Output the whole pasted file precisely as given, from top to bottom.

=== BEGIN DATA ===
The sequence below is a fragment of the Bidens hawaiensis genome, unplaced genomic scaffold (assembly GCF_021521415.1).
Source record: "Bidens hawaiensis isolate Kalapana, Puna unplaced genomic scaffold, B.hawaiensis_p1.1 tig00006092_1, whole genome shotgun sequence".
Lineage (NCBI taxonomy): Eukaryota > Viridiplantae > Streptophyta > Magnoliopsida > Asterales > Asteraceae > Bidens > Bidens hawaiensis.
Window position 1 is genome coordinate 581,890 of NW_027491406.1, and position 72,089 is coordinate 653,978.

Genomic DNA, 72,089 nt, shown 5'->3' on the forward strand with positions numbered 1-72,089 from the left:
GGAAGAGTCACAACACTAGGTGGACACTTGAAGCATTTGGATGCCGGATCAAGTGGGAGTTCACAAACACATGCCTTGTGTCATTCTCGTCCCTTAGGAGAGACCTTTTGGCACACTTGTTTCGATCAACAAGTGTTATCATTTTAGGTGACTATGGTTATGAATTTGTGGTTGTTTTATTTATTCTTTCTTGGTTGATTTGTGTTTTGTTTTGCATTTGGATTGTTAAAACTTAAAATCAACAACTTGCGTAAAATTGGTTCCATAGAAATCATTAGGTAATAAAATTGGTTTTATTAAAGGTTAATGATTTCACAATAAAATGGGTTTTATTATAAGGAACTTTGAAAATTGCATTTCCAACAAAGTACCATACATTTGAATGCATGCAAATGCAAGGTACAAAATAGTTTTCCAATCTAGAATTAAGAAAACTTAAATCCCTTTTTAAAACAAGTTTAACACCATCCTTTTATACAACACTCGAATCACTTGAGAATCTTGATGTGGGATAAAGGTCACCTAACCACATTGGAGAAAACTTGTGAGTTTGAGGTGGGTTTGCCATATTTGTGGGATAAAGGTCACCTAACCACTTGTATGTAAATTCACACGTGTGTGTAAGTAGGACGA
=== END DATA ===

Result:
The sequence below is a fragment of the Bidens hawaiensis genome, unplaced genomic scaffold (assembly GCF_021521415.1).
Source record: "Bidens hawaiensis isolate Kalapana, Puna unplaced genomic scaffold, B.hawaiensis_p1.1 tig00006092_1, whole genome shotgun sequence".
Lineage (NCBI taxonomy): Eukaryota > Viridiplantae > Streptophyta > Magnoliopsida > Asterales > Asteraceae > Bidens > Bidens hawaiensis.
Window position 1 is genome coordinate 581,890 of NW_027491406.1, and position 72,089 is coordinate 653,978.

Genomic DNA, 72,089 nt, shown 5'->3' on the forward strand with positions numbered 1-72,089 from the left:
GGAAGAGTCACAACACTAGGTGGACACTTGAAGCATTTGGATGCCGGATCAAGTGGGAGTTCACAAACACATGCCTTGTGTCATTCTCGTCCCTTAGGAGAGACCTTTTGGCACACTTGTTTCGATCAACAAGTGTTATCATTTTAGGTGACTATGGTTATGAATTTGTGGTTGTTTTATTTATTCTTTCTTGGTTGATTTGTGTTTTGTTTTGCATTTGGATTGTTAAAACTTAAAATCAACAACTTGCGTAAAATTGGTTCCATAGAAATCATTAGGTAATAAAATTGGTTTTATTAAAGGTTAATGATTTCACAATAAAATGGGTTTTATTATAAGGAACTTTGAAAATTGCATTTCCAACAAAGTACCATACATTTGAATGCATGCAAATGCAAGGTACAAAATAGTTTTCCAATCTAGAATTAAGAAAACTTAAATCCCTTTTTAAAACAAGTTTAACACCATCCTTTTATACAACACTCGAATCACTTGAGAATCTTGATGTGGGATAAAGGTCACCTAACCACATTGGAGAAAACTTGTGAGTTTGAGGTGGGTTTGCCATATTTGTGGGATAAAGGTCACCTAACCACTTGTATGTAAATTCACACGTGTGTGTAAGTAGGACGA